Thursday, August 21, 2008

Chabad - Training children to be soliders in G-d's Army

YNET wrote the following excerpt

The rabbi's army

Chabad summer camp includes money collection, love of God; 'the object is to send emissaries all over the world so that every Jew would have the option of receiving physical and spiritual aid,' coordinator says

They stand in a line, fall in a group of threes and are ordered to go to the parade ground, equipped with a discipline manual. Despite the similarities to any army recruitment center, these are not 18-year-old kids who are joining the IDF, these are children, aged 9 to 13 who were accepted to a unique program aimed at training the children as "house managers" for the countless Chabad houses located worldwide. The program is run by the Chabad organization itself.

For this purpose, Kfar Galim, a youth village located near the coastal town of Atlit was chosen. Some 150 children, who are planning to become emissaries of the Rabbi of Lubavitch, still get to go to the pool and field trips, but the bulk of the training is given in an entirely military-like discipline, which includes an intensive program where the children stay at the youth village for more than two weeks without returning home to mom and dad.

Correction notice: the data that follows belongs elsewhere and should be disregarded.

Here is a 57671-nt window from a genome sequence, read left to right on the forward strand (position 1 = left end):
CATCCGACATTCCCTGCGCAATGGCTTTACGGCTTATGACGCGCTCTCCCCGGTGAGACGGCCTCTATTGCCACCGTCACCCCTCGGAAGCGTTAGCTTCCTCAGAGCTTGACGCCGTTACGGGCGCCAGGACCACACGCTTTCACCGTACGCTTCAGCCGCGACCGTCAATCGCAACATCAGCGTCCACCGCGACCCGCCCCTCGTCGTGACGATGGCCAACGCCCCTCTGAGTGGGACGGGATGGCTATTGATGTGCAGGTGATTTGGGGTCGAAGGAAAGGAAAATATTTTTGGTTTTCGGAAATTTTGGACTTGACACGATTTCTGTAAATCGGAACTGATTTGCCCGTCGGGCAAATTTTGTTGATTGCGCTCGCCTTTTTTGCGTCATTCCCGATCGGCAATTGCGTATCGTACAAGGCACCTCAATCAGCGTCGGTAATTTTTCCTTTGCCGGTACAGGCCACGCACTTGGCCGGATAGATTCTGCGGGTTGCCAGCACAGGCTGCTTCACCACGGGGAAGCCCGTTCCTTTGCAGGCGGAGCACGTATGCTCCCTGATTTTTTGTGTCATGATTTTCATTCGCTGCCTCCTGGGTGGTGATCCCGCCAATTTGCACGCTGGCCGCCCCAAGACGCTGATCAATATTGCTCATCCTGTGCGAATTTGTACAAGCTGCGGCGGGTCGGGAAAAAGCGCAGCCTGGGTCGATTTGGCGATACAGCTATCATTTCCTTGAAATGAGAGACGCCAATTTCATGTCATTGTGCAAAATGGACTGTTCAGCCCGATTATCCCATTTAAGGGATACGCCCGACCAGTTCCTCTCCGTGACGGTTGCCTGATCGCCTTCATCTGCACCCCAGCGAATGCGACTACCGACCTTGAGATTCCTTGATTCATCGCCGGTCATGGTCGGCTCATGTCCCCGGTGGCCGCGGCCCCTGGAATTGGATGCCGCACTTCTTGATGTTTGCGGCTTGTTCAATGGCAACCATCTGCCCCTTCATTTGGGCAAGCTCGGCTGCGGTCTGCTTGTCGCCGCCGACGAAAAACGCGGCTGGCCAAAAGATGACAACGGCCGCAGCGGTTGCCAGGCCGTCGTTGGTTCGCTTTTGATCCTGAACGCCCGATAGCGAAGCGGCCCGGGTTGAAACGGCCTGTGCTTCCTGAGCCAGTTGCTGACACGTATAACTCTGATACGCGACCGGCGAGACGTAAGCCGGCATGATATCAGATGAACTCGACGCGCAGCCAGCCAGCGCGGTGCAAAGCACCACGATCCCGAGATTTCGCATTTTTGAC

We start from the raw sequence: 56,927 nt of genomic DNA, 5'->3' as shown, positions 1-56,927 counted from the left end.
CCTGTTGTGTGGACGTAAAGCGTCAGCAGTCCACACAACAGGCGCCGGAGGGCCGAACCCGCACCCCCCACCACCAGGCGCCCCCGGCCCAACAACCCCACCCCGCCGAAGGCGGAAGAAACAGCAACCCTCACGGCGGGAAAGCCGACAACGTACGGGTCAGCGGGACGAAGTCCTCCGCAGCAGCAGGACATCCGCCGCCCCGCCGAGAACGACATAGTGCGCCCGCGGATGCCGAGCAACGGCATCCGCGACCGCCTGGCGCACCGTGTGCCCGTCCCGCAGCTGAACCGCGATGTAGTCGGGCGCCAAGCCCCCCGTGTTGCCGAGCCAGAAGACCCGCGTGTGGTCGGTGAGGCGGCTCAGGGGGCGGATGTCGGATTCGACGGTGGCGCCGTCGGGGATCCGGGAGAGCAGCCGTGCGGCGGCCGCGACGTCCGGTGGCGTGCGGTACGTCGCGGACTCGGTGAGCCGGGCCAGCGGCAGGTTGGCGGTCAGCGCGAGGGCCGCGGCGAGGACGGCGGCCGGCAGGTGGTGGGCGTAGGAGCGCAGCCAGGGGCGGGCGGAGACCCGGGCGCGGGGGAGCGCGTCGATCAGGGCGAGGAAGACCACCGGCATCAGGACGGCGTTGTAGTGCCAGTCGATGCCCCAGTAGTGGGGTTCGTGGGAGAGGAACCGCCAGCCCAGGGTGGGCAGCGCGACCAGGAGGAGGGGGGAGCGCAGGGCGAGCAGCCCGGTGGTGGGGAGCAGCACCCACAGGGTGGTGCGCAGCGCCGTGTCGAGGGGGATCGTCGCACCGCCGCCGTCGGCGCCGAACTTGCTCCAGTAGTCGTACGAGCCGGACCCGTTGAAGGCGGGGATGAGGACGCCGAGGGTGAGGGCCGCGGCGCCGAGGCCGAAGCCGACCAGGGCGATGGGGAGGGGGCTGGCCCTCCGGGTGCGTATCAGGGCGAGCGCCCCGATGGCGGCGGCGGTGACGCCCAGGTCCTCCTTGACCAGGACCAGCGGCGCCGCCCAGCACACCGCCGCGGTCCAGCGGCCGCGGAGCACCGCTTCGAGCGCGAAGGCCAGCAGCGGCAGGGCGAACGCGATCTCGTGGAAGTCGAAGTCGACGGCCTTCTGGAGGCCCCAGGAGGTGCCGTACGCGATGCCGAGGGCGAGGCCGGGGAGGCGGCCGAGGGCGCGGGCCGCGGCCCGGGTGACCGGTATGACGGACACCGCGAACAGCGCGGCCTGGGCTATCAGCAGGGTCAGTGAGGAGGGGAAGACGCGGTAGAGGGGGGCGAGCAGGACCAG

Among the activities the children attend are lectures on the various aspects of being a Chabad emissary, from helping the poor to holding Passover Seders for the hundreds of Israeli backpackers overseas who desire a little piece of home.

This course, the first of its kind, was designed and is run by Chabad's youth organization, headed by Rabbi Joseph Isaac Aharonov, and is aimed to instill the essence of emissary work for Chabad, and build up a renewing pool of potential future emissaries.

"This course is designed to continue the Rabbi of Lubavitch's way, to educate the next generation of Chabad leadership and to instill the love of Israel", said Rabbi Aharonov, "These children will be the representatives of Chabad everywhere". The results, he hopes, will be evident in a few years when these children get married, only then, if they wish and are able to meet the criteria required, can they become emissaries for Chabad.


  1. What is so controversial here that it makes blog post material? I don't get it.

  2. Bartley Kulp said...

    What is so controversial here that it makes blog post material? I don't get it.

    Not every post is controversial. This was informative


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